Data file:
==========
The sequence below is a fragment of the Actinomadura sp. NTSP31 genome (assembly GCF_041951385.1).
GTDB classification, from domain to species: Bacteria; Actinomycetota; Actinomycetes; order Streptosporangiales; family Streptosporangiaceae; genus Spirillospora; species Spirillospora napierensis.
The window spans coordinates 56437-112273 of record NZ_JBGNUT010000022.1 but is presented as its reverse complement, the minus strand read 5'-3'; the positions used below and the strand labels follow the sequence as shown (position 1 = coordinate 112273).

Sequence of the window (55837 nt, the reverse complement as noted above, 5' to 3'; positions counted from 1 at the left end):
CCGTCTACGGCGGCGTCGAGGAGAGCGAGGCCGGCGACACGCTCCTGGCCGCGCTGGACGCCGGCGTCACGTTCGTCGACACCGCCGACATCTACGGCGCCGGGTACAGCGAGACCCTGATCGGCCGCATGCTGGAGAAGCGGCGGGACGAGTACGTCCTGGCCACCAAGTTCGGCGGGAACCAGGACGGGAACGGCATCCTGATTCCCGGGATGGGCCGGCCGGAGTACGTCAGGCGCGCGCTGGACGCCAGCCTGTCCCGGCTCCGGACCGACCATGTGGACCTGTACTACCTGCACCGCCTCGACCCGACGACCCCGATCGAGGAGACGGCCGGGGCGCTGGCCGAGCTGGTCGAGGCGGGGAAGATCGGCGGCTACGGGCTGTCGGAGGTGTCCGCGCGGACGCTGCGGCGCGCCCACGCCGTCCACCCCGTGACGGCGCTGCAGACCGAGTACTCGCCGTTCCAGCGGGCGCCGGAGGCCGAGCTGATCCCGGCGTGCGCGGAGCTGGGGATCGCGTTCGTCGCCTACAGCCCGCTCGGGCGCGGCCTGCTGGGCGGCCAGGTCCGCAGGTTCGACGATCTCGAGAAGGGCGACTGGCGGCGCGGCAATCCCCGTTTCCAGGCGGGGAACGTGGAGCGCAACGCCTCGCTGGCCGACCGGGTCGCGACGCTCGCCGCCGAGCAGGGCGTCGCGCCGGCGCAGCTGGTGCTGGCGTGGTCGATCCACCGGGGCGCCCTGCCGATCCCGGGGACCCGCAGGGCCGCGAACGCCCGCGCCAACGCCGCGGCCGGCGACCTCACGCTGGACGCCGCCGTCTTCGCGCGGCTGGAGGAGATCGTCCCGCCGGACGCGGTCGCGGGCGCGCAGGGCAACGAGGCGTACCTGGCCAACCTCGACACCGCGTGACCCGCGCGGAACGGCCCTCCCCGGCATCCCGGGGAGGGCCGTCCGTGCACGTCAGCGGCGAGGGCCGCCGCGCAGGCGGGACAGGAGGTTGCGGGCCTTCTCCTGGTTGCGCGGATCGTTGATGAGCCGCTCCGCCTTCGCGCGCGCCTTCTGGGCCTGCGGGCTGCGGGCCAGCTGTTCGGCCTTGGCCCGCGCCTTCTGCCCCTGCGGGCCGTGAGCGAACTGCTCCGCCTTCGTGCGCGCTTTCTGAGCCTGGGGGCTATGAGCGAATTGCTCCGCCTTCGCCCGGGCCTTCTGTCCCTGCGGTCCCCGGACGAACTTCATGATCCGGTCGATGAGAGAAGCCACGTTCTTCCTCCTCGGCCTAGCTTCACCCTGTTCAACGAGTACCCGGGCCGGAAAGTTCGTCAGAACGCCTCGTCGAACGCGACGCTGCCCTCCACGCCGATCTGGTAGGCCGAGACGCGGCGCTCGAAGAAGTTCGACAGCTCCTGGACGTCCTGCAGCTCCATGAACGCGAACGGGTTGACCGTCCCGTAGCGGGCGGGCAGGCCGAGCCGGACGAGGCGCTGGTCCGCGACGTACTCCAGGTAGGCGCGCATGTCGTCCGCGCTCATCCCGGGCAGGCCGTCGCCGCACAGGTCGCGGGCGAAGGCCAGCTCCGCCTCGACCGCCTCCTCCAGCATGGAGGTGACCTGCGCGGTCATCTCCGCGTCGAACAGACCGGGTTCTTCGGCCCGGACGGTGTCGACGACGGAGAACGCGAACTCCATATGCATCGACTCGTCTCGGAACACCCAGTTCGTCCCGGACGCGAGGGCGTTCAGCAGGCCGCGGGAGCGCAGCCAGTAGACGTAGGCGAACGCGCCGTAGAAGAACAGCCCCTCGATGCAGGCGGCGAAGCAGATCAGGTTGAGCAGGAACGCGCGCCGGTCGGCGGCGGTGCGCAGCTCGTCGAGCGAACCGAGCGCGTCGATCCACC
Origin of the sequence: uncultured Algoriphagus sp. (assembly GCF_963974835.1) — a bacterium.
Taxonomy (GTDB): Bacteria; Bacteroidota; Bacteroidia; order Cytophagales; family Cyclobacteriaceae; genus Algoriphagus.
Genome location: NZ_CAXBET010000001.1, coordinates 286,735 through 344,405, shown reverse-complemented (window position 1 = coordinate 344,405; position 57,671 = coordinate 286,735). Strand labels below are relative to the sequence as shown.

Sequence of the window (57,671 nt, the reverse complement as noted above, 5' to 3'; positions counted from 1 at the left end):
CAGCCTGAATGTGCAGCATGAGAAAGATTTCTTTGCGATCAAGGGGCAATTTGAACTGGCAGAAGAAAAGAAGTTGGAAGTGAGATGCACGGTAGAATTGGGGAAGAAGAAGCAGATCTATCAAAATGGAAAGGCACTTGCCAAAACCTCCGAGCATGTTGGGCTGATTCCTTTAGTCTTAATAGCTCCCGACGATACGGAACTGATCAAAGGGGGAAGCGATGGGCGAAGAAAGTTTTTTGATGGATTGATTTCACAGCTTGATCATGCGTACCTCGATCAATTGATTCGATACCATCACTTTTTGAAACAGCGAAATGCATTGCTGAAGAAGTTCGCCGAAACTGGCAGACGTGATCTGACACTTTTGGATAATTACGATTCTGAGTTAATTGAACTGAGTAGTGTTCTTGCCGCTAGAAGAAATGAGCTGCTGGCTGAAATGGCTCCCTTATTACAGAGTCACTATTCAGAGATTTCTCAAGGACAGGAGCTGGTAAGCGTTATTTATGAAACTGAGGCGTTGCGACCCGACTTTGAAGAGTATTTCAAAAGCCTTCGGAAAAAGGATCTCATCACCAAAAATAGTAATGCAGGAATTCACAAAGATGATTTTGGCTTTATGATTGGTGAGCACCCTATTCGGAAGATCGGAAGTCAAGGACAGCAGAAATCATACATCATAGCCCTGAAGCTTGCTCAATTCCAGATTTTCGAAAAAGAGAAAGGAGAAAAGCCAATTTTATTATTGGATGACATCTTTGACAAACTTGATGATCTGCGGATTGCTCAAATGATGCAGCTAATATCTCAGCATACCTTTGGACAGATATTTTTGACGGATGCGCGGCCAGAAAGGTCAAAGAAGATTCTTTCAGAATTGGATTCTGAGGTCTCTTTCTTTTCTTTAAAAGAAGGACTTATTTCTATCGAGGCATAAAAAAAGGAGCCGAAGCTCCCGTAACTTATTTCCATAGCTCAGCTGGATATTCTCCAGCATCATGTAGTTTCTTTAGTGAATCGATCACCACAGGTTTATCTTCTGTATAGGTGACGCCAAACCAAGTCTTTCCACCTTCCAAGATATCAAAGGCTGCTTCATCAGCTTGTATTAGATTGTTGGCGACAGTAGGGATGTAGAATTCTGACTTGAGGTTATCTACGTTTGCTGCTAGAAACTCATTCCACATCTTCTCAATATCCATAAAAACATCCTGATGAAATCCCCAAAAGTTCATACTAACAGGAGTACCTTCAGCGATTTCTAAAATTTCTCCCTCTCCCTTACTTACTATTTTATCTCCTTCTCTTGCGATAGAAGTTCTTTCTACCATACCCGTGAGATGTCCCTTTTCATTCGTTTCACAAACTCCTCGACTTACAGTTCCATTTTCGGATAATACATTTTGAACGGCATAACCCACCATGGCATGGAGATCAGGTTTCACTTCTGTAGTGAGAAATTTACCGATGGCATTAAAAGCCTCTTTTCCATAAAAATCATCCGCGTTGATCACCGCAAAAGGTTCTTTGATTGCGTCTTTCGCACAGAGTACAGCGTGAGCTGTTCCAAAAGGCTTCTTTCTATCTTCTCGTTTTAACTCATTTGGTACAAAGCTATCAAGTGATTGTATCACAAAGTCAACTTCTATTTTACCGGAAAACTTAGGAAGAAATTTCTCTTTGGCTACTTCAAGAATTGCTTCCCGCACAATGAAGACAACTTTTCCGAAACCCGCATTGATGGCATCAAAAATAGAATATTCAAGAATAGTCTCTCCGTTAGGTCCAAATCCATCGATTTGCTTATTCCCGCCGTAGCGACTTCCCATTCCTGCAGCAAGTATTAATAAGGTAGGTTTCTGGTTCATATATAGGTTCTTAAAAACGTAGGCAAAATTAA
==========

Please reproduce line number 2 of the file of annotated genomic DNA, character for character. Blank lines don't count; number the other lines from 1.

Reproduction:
GTDB classification, from domain to species: Bacteria; Actinomycetota; Actinomycetes; order Streptosporangiales; family Streptosporangiaceae; genus Spirillospora; species Spirillospora napierensis.